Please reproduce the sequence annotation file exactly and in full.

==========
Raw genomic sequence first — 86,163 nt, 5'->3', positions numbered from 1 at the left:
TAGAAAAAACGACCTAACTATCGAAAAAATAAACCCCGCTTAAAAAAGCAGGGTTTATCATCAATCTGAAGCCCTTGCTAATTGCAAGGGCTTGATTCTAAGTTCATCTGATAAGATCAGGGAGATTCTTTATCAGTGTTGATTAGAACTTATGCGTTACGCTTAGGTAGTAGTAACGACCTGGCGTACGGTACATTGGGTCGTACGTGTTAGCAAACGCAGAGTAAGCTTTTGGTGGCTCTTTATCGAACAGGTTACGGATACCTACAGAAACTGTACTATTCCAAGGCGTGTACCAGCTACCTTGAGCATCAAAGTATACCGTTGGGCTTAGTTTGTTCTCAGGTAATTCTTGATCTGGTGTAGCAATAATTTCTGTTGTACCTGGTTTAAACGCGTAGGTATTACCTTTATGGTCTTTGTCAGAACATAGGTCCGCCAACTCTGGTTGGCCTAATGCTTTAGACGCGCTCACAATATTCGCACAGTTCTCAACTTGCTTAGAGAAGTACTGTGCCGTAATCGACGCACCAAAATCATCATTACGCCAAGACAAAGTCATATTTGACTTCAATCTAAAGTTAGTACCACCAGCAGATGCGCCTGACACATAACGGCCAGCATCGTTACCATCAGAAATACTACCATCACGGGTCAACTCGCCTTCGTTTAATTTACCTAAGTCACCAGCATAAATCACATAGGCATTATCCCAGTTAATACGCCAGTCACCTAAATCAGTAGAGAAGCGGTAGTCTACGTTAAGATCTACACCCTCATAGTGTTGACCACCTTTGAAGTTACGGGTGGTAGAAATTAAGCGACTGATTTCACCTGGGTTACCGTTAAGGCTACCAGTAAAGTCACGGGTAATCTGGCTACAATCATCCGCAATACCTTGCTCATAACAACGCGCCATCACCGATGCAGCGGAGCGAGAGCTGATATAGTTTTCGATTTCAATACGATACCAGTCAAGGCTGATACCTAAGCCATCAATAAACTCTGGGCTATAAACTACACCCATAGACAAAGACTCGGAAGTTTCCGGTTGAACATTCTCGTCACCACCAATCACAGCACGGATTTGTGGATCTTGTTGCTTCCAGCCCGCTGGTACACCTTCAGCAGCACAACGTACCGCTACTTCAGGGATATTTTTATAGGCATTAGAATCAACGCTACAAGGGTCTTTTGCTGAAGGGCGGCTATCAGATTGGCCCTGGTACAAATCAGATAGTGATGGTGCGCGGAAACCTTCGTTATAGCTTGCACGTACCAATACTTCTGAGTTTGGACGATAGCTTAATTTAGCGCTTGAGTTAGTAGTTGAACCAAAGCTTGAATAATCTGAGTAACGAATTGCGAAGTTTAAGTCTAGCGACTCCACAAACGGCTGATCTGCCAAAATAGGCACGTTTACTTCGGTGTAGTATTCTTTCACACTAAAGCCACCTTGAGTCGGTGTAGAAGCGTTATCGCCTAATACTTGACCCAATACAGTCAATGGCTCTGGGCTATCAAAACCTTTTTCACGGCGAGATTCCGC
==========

Raw genomic sequence first — 86,163 nt, 5'->3', positions numbered from 1 at the left:
TAGAAAAAACGACCTAACTATCGAAAAAATAAACCCCGCTTAAAAAAGCAGGGTTTATCATCAATCTGAAGCCCTTGCTAATTGCAAGGGCTTGATTCTAAGTTCATCTGATAAGATCAGGGAGATTCTTTATCAGTGTTGATTAGAACTTATGCGTTACGCTTAGGTAGTAGTAACGACCTGGCGTACGGTACATTGGGTCGTACGTGTTAGCAAACGCAGAGTAAGCTTTTGGTGGCTCTTTATCGAACAGGTTACGGATACCTACAGAAACTGTACTATTCCAAGGCGTGTACCAGCTACCTTGAGCATCAAAGTATACCGTTGGGCTTAGTTTGTTCTCAGGTAATTCTTGATCTGGTGTAGCAATAATTTCTGTTGTACCTGGTTTAAACGCGTAGGTATTACCTTTATGGTCTTTGTCAGAACATAGGTCCGCCAACTCTGGTTGGCCTAATGCTTTAGACGCGCTCACAATATTCGCACAGTTCTCAACTTGCTTAGAGAAGTACTGTGCCGTAATCGACGCACCAAAATCATCATTACGCCAAGACAAAGTCATATTTGACTTCAATCTAAAGTTAGTACCACCAGCAGATGCGCCTGACACATAACGGCCAGCATCGTTACCATCAGAAATACTACCATCACGGGTCAACTCGCCTTCGTTTAATTTACCTAAGTCACCAGCATAAATCACATAGGCATTATCCCAGTTAATACGCCAGTCACCTAAATCAGTAGAGAAGCGGTAGTCTACGTTAAGATCTACACCCTCATAGTGTTGACCACCTTTGAAGTTACGGGTGGTAGAAATTAAGCGACTGATTTCACCTGGGTTACCGTTAAGGCTACCAGTAAAGTCACGGGTAATCTGGCTACAATCATCCGCAATACCTTGCTCATAACAACGCGCCATCACCGATGCAGCGGAGCGAGAGCTGATATAGTTTTCGATTTCAATACGATACCAGTCAAGGCTGATACCTAAGCCATCAATAAACTCTGGGCTATAAACTACACCCATAGACAAAGACTCGGAAGTTTCCGGTTGAACATTCTCGTCACCACCAATCACAGCACGGATTTGTGGATCTTGTTGCTTCCAGCCCGCTGGTACACCTTCAGCAGCACAACGTACCGCTACTTCAGGGATATTTTTATAGGCATTAGAATCAACGCTACAAGGGTCTTTTGCTGAAGGGCGGCTATCAGATTGGCCCTGGTACAAATCAGATAGTGATGGTGCGCGGAAACCTTCGTTATAGCTTGCACGTACCAATACTTCTGAGTTTGGACGATAGCTTAATTTAGCGCTTGAGTTAGTAGTTGAACCAAAGCTTGAATAATCTGAGTAACGAATTGCGAAGTTTAAGTCTAGCGACTCCACAAACGGCTGATCTGCCAAAATAGGCACGTTTACTTCGGTGTAGTATTCTTTCACACTAAAGCCACCTTGAGTCGGTGTAGAAGCGTTATCGCCTAATACTTGACCCAATACAGTCAATGGCTCTGGGCTATCAAAACCTTTTTCACGGCGAGATTCCGC